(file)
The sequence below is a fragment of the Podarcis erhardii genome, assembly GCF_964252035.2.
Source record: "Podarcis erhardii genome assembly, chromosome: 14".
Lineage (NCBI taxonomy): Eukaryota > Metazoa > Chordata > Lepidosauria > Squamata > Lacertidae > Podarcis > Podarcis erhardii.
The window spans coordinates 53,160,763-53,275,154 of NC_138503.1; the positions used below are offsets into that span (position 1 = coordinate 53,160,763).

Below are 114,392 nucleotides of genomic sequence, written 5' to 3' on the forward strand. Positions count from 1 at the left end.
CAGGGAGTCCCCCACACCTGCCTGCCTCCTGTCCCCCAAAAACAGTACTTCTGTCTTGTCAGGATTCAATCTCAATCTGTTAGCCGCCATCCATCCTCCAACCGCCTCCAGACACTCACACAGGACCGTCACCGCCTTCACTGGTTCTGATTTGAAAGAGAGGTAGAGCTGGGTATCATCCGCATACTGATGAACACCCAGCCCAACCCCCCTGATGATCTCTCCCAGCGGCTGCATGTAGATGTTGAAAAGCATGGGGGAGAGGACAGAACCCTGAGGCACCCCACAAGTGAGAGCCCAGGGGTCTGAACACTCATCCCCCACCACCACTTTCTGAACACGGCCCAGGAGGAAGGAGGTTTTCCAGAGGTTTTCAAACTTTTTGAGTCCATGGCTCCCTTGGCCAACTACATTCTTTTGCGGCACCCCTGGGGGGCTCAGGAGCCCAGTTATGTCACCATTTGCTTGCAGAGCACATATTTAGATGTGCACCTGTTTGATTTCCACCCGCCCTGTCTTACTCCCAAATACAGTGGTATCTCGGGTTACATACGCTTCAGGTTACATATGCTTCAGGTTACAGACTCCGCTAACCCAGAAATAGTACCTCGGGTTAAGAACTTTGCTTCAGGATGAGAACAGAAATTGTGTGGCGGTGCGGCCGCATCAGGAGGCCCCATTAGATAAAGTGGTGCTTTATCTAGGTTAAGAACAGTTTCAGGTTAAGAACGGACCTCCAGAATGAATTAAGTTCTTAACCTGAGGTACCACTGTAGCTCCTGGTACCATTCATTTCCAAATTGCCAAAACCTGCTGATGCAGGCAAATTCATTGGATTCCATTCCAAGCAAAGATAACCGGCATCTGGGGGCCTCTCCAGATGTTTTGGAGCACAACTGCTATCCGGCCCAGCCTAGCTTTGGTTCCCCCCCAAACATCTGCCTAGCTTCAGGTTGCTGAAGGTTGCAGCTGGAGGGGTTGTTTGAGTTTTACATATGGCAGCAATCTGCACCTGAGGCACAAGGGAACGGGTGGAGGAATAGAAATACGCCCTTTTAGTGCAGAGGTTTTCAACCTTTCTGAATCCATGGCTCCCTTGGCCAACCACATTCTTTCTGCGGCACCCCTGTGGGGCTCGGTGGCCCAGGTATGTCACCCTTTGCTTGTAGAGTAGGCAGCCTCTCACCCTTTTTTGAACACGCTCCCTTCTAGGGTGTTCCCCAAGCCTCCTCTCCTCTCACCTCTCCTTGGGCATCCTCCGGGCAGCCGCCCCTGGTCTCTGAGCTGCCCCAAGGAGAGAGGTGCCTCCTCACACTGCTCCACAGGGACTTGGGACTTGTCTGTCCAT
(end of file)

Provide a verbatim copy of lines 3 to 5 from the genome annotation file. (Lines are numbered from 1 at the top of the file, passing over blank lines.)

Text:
Lineage (NCBI taxonomy): Eukaryota > Metazoa > Chordata > Lepidosauria > Squamata > Lacertidae > Podarcis > Podarcis erhardii.
The window spans coordinates 53,160,763-53,275,154 of NC_138503.1; the positions used below are offsets into that span (position 1 = coordinate 53,160,763).

Below are 114,392 nucleotides of genomic sequence, written 5' to 3' on the forward strand. Positions count from 1 at the left end.